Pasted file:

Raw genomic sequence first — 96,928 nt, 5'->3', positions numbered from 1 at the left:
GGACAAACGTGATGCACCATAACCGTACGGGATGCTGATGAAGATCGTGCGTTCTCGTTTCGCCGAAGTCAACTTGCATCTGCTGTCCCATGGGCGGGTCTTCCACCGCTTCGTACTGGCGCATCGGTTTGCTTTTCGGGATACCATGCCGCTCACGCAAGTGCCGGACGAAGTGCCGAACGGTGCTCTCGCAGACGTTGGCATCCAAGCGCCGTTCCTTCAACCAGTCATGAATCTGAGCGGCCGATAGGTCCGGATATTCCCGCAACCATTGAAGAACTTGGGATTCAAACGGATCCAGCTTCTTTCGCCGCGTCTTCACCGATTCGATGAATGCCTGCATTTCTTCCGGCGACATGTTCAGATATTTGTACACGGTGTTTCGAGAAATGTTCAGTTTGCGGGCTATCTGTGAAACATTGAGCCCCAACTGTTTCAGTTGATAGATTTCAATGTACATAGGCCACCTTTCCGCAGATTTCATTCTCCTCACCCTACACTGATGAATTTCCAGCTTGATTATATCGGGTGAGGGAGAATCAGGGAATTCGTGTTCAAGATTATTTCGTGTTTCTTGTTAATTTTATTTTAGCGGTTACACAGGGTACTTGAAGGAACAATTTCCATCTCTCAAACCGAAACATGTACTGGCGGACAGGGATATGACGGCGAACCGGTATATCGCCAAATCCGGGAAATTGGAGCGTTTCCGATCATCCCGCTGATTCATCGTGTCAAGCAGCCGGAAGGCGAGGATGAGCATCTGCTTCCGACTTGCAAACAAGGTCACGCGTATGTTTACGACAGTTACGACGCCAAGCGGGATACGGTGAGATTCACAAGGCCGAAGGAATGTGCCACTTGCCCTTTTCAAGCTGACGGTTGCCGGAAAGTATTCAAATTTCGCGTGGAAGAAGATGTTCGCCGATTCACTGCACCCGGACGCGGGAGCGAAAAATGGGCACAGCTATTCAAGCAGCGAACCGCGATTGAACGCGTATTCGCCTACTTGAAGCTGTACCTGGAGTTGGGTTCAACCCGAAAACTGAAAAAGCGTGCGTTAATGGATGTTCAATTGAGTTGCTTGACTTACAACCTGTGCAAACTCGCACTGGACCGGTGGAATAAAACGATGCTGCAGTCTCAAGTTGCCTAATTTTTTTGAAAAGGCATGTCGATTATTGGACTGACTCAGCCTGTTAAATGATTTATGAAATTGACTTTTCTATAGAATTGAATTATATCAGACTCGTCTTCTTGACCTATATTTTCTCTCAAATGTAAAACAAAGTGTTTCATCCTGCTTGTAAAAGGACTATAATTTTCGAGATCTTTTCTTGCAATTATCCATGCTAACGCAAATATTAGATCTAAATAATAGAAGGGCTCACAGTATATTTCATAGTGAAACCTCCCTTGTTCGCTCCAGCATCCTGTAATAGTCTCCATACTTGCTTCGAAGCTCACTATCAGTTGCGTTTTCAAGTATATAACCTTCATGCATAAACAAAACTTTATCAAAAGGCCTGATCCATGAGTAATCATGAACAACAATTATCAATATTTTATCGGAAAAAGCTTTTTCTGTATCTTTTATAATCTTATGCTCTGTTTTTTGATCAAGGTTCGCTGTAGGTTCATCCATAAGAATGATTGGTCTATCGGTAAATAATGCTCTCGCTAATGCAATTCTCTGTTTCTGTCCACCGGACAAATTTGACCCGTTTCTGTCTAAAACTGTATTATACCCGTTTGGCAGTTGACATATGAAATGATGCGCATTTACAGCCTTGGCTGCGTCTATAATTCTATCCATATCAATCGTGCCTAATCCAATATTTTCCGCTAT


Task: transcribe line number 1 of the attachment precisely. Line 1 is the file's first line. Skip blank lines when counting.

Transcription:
Raw genomic sequence first — 96,928 nt, 5'->3', positions numbered from 1 at the left: